Endorses a demanding non-obviousness requirement for patentability. Pharma companies run the risk of developing a drug therapy that is genuinely innovative, but that is denied patent protection by the Court system. Also, Israel has a strong domestic market and it pushed the development of the generic pharma industry in order to provide healthcare to its citizens at the cheapest possible cost. Israel’s Patent Office Guidelines for Examination indicates that an “inventive step” requires a “quantum” advancement over the prior art. A similar requirement is provided for under Section 5 of Israel’s Patent Act.[23]

VI. SUGGESTED MEASURES

Just describing the problems caused by the strict patent laws or evergreening of the patent is not enough. It is also important to prescribe a solution for these problems. There are ways that can help in the reduction in the price of patented drugs.

Compulsory Licensing

By providing for compulsory licensing, permission is granted to non-patent holders of the drug to manufacture that drug. In this way, prices of these drugs though patented are kept low and they are within reach of the poor sections of the society.

Mutual Benefit Programs

The government should ensure proper health care is available to all the sections of the society. Because in India, there are problems like low income and inadequacy of healthcare facilities. The common man has very limited access to essential drugs and it does not matter whether the drug is patented or not. Even if the drug is not patented, access to such crucial drugs is very less. Hence, the government should ensure access to basic health facilities.

VII. CONCLUSION

The amendment of 2005 showed that India has adopted an IP regime that showcased the spirit of WTO, but at the same time keeps a provision for prohibiting ‘Evergreening’ by making available expensive medicines available at nominal rates by encouraging market competition. What has been showed by the Indian judiciary through cases like Novartis and Cipla is that Section 3(d) is acting as a guard against Evergreening of patens as the pharmacy companies have a habit of simply changing just one component which does not in any manner change the efficacy of the product and re apply for product, this basically restricts the research and development pace and leads to the downfall of the country. Secondly what has been made clear through these cases is that while granting and considering patents applications what will be of at most importance is the Public benefit at large. Had the patent been granted to Roche by the Controller of Patent in New Delhi then the medicine for treating Cancer would have been out of reach for numerous patents because of the cost of the medicines.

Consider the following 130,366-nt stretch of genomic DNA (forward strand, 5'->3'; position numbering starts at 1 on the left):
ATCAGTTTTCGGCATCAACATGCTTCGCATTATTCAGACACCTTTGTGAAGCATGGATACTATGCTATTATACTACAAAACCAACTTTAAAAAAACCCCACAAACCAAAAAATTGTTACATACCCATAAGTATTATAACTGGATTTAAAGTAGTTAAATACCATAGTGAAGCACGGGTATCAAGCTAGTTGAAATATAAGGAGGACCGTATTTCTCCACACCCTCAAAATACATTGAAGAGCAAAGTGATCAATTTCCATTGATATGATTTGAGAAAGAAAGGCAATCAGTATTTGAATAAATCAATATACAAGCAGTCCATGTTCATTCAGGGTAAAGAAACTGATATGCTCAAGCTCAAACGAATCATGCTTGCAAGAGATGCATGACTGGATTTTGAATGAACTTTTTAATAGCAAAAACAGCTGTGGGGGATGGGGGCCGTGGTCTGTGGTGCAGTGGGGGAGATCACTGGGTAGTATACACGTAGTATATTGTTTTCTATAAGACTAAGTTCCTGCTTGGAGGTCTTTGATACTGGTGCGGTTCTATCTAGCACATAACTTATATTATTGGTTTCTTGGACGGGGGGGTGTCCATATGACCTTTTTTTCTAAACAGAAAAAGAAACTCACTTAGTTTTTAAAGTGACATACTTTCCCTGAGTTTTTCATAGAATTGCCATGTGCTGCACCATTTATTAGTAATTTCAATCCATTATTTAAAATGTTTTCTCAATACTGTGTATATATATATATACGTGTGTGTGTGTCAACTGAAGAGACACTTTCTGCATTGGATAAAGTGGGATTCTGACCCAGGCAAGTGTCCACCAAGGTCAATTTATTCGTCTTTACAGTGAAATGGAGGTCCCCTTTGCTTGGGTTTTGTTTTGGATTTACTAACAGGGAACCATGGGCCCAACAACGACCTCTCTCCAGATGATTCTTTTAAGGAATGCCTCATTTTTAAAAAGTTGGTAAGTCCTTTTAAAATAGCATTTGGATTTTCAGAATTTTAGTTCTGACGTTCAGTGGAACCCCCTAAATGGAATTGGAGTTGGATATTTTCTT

Patent laws in India encourage inventions but are against providing absolute rights, they provide a restrictive right whereby encouraging more research and development and development of better medicine in the market.

[1]Webster’s Ninth New Collegiate Dictionary.

[2]http://www.imshealth.com/portal/site/ims, last accessed on 06/03/2019.

[3]Ncbi.nlm.nih.gov/pmc/articles/PMC3884017, last accessed on 22/04/2019.

[4] Id.

[5]Bansheer S., Reddy TP, ‘The efficacy of Indian Patent Law: Ironing out the Creases in Section 3(d)’, 2008, Pages 232-266.

[6]Redwood H.New Horizons in India: The Consequences of Patent Protection, England, Oldwicks Press, 1994.

[7]Nopr.niscair.res.in/bitstream/, last accessed on 03/03/2019.

[8]Hunt M I, Prescription Drugs and Intellectual Property Protection, NIHCM Foundation, (2000) 1-12.

[9]F. Hoffmann-La Roche Ltd. &Anr. v. Cipla Ltd,I.A. 642/2008 IN CS (OS) 89/2008

[10]http://www.ip-watch.org/2007/06/01/scope-implications-of-section-3d-of-the-indian-patents-act-1970-as-amended/, last accessed on 03/03/2019.

[11]Garham v. John Deere Co, 383 U.S 1(1966)

[12]Kant A, Section 3(d): ‘New’ Indian Perspective, Journal of Intellectual Property Rights, 14 (9) (2009) 385-396.

[13]Novartis Ag v. Union Of India &Ors, Civil Appeal No. 2728 Of 2013.

[14]Lee L., Trials and TRIPS-regulations: Indian patent law and Novartis AG v. Union of India, Berkeley Technology Law J., 2008, Pg. 281-290.

[15]Novartis v. Union of India, Para. 158.

[16]Novartis A.G. v. UOI &Ors., Hon’ble Justice AftabAlam’s Swansong, RudrajyotiNath Ray, RDA, April 8, 2013.

[17]Novartis v Union of India, Para 191.

[18]Shift in Novartis Strategy, The Telegraph, April 2, 2013.

[19]Gardiner Harris and Katie Thomas, “Top Court in India Rejects Novartis Drug Patent”, The New York Times, April 1, 2013.

[20] Gardiner Harris and Katie Thomas, “Top Court in India Rejects Novartis Drug Patent”, The New York Times, April 1, 2013.

[21]Faunce TA, Lexchin J, “Linkage, Pharmaceutical Evergreening in Canada and Australia”, Australia and New Zealand Health Policy, June 1, 2007.

[22] Ibid.

[23]Is evergreening a cause for concern? A legal perspective.http://www.ipatent.co.il/the-novartis-decision-evergreening-and-the-future-of-generics/, last accessed on 06/03/2019.

Cite as: Advika Photumsetty, Acceptability of Ever Greening Method in India, 1 Int’l J. of Legal Sci. and Inno. 2 (2019)